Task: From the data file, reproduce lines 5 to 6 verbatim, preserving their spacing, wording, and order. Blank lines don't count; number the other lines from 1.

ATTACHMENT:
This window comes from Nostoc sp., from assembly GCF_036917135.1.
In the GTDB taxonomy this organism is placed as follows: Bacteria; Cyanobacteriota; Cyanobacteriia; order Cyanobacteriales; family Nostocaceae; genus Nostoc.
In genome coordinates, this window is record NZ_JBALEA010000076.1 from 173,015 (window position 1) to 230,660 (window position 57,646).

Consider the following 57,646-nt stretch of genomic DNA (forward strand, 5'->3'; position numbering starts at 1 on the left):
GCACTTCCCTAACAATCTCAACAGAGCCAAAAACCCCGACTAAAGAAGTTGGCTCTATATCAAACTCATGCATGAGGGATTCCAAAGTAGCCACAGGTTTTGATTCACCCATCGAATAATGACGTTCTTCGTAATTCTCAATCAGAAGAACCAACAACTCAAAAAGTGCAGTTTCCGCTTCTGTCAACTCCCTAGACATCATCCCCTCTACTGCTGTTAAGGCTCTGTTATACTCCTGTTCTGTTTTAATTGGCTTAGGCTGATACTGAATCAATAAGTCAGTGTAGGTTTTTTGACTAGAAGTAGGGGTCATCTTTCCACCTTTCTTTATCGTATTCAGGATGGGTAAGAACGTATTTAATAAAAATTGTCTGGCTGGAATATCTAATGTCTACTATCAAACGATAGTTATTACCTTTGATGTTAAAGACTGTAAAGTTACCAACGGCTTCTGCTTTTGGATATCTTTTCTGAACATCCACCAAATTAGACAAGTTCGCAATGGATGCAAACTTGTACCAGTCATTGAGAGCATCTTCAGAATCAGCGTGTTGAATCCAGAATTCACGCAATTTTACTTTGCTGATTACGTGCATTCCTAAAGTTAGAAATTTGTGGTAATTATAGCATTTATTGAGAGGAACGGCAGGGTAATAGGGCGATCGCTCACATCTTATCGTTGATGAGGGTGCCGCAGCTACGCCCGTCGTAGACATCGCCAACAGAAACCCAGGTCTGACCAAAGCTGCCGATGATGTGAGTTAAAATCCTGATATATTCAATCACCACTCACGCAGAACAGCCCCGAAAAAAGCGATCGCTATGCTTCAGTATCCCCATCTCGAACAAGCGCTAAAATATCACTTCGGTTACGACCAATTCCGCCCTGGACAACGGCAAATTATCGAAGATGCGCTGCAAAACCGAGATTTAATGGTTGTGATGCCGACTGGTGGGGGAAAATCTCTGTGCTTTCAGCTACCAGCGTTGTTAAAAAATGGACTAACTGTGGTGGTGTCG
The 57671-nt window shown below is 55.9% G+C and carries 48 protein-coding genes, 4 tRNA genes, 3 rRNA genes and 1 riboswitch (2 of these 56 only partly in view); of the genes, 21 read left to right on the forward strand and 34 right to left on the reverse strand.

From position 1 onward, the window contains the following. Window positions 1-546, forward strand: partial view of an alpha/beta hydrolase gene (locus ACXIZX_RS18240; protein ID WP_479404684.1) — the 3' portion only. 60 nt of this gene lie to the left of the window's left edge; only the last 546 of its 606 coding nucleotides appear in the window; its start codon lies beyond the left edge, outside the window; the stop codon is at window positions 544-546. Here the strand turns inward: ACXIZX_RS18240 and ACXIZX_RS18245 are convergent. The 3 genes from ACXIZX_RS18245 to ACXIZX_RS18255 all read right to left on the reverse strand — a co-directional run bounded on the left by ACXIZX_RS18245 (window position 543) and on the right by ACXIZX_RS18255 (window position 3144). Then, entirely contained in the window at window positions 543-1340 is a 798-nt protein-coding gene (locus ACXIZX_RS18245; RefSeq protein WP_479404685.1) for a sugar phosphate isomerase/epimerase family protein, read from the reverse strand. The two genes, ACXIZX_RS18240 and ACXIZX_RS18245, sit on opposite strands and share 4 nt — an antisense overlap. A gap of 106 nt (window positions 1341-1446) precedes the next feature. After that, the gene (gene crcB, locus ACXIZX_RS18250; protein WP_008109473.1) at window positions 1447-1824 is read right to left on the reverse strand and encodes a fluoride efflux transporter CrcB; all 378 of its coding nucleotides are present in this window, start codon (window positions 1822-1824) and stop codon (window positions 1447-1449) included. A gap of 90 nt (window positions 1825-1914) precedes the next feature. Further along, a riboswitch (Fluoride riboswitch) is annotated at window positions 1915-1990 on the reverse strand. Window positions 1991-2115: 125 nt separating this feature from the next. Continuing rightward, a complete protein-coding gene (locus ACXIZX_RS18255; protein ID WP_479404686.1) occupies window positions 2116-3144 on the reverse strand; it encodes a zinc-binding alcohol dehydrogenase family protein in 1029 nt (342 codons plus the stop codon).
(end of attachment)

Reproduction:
GCACTTCCCTAACAATCTCAACAGAGCCAAAAACCCCGACTAAAGAAGTTGGCTCTATATCAAACTCATGCATGAGGGATTCCAAAGTAGCCACAGGTTTTGATTCACCCATCGAATAATGACGTTCTTCGTAATTCTCAATCAGAAGAACCAACAACTCAAAAAGTGCAGTTTCCGCTTCTGTCAACTCCCTAGACATCATCCCCTCTACTGCTGTTAAGGCTCTGTTATACTCCTGTTCTGTTTTAATTGGCTTAGGCTGATACTGAATCAATAAGTCAGTGTAGGTTTTTTGACTAGAAGTAGGGGTCATCTTTCCACCTTTCTTTATCGTATTCAGGATGGGTAAGAACGTATTTAATAAAAATTGTCTGGCTGGAATATCTAATGTCTACTATCAAACGATAGTTATTACCTTTGATGTTAAAGACTGTAAAGTTACCAACGGCTTCTGCTTTTGGATATCTTTTCTGAACATCCACCAAATTAGACAAGTTCGCAATGGATGCAAACTTGTACCAGTCATTGAGAGCATCTTCAGAATCAGCGTGTTGAATCCAGAATTCACGCAATTTTACTTTGCTGATTACGTGCATTCCTAAAGTTAGAAATTTGTGGTAATTATAGCATTTATTGAGAGGAACGGCAGGGTAATAGGGCGATCGCTCACATCTTATCGTTGATGAGGGTGCCGCAGCTACGCCCGTCGTAGACATCGCCAACAGAAACCCAGGTCTGACCAAAGCTGCCGATGATGTGAGTTAAAATCCTGATATATTCAATCACCACTCACGCAGAACAGCCCCGAAAAAAGCGATCGCTATGCTTCAGTATCCCCATCTCGAACAAGCGCTAAAATATCACTTCGGTTACGACCAATTCCGCCCTGGACAACGGCAAATTATCGAAGATGCGCTGCAAAACCGAGATTTAATGGTTGTGATGCCGACTGGTGGGGGAAAATCTCTGTGCTTTCAGCTACCAGCGTTGTTAAAAAATGGACTAACTGTGGTGGTGTCG
The 57671-nt window shown below is 55.9% G+C and carries 48 protein-coding genes, 4 tRNA genes, 3 rRNA genes and 1 riboswitch (2 of these 56 only partly in view); of the genes, 21 read left to right on the forward strand and 34 right to left on the reverse strand.